Easier way to empty water from my horn?

Discussion in 'The Rehearsal Room' started by bradders0123, Oct 7, 2010.

  1. bradders0123

    bradders0123 New Member

    I was at my quartet tonight and I play my french horn at the quartet, but I'm too used to the water keys on my tenor horn, and so I need to take the slides out of my french horn. The only problem is I take out every slide on the F side and the Bb side and there's still water somewhere inside the horn and the Bb slides are in awkward places so it takes forever to completely empty it. Is there an easier way to empty the water out of it faster?
     
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  3. mikelyons

    mikelyons Supporting Member

    Do what I do with my bass, keep turning the blessed thing in one direction. I can't get my 2nd valve slide out (it was like that when I got it) and, of course, it's the one that gets fullest quickest, so every few minutes in cold weather I have to turn it round a couple of times to get the water into a more accessible place.
     
  4. brassneck

    brassneck Active Member

    You have to rotate the horn until the water collects in slides that can be removed. For standard double horns, try this ... hold the horn so the bell is up in the air. Press down the third valve and flip the first and second while rotating the horn back to the normal position. All the water in the valves should now be in the third valve tubing. Farkas also published his own method for the holton horn he developed.

    http://educators.conn-selmer.com/pdf/Leblanc%20Double%20Horn%20Care%20Maintenance%20and%20Minor%20Repair.pdf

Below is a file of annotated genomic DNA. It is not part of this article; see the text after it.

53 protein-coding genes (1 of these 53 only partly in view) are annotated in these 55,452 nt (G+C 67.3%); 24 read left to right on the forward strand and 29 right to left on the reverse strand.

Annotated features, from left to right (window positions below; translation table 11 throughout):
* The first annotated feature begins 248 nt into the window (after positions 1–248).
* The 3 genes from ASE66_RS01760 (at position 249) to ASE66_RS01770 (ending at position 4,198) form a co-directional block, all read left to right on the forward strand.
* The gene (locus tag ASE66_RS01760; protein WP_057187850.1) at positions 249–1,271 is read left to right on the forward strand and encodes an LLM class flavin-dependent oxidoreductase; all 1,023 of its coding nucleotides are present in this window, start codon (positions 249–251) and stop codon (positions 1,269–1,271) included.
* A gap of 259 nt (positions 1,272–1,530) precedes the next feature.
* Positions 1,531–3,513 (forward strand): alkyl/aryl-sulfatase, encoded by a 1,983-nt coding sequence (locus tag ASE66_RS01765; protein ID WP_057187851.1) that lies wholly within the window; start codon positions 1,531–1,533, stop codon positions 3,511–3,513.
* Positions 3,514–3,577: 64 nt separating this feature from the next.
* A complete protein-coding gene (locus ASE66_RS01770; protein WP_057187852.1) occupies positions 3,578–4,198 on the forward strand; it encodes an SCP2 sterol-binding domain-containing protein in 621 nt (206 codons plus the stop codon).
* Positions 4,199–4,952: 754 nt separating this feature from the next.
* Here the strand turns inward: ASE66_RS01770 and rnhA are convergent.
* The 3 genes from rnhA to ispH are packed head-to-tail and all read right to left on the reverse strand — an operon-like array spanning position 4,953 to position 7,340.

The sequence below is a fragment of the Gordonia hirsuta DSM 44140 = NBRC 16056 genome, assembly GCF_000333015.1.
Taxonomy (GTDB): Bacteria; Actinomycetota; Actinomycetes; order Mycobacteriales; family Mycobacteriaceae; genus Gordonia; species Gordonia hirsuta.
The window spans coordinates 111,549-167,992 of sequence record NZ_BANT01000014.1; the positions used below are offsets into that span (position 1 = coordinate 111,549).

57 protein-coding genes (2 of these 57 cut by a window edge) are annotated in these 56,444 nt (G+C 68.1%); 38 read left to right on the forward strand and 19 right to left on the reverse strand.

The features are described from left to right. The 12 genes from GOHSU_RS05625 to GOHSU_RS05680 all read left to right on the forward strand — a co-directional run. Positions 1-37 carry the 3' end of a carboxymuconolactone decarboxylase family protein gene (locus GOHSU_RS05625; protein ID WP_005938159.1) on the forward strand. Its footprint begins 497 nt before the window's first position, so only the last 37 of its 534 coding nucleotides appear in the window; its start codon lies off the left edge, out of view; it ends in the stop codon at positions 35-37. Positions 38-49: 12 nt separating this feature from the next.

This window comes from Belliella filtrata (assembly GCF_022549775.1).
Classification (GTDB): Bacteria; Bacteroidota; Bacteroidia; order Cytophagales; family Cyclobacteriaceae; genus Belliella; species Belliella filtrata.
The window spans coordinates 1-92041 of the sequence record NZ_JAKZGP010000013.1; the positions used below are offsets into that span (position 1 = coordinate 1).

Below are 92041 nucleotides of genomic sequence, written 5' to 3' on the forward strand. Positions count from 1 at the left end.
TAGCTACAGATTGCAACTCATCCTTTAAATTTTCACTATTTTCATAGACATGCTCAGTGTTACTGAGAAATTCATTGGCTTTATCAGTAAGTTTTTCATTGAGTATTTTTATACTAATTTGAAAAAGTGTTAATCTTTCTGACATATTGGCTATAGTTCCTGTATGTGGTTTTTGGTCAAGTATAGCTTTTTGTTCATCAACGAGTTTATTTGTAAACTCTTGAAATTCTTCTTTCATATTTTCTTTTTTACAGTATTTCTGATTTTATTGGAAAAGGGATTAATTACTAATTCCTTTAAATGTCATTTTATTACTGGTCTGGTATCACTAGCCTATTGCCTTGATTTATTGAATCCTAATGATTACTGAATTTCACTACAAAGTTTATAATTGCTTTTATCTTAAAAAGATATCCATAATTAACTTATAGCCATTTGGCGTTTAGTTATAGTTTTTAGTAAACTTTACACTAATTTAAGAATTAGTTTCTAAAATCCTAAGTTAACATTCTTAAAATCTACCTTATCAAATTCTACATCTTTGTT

5. Don't forget to press the thumb valve to get the water out of the Bb side.
     
  6. astreet83

    astreet83 Member

    What the hell is a thumb valve????
     
  7. squirrel

    squirrel Member

    French horn??? Just drill a few holes in it, job done ;)
     
  8. MoominDave

    MoominDave Well-Known Member

    On a French horn, it works like a 4th valve on a euph, but backwards (i.e. pressing it raises the pitch by a perfect 4th from F to Bb rather than lowering it from Bb to F).

    Anyway, trombones often have a thumb valve, it's not exactly a foreign concept...
     
  9. on_castors

    on_castors Member

    Ah me too... the instrument (Sov EEflat) which has just come into my possession is the same with the small back 3rd valve (compensator bit) slide seized solid, and of course it fills up with water after so much as putting it to my lips!

    Wouldn't mind, but it is in pretty great condition, however I haven't made that slide move so much as a fraction, tried cords, soft hammer on the small lugs, but even after using a bit of heat (it's silver plated) it's like it had been brazed closed. I am a bit timid to use too much heat for fear of detaching something!

    Juggling it around is a RIGHT pain, just a bit of a bind if I have to put it in for repair when it otherwise doesn't need any work at all :-(

    Thing is, how did the previous user NOT need to empty water out, it has been in constant use before I came?
     
  10. bradders0123

    bradders0123 New Member

    Thanks, I'll need to give that a try :tup
     
  11. bradders0123

    bradders0123 New Member

    That thought's actually crossed my mind... but then I remembered my Rosetti tenor horn which had a hole (from rust after 1 year of getting it) and... well, it didn't sound too good:-?
     
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  13. bumper-euph

    bumper-euph Member

    It won't sound any worse with holes in it .......I think they were designed for midwives to play anyway.......
    think about it....!!
     

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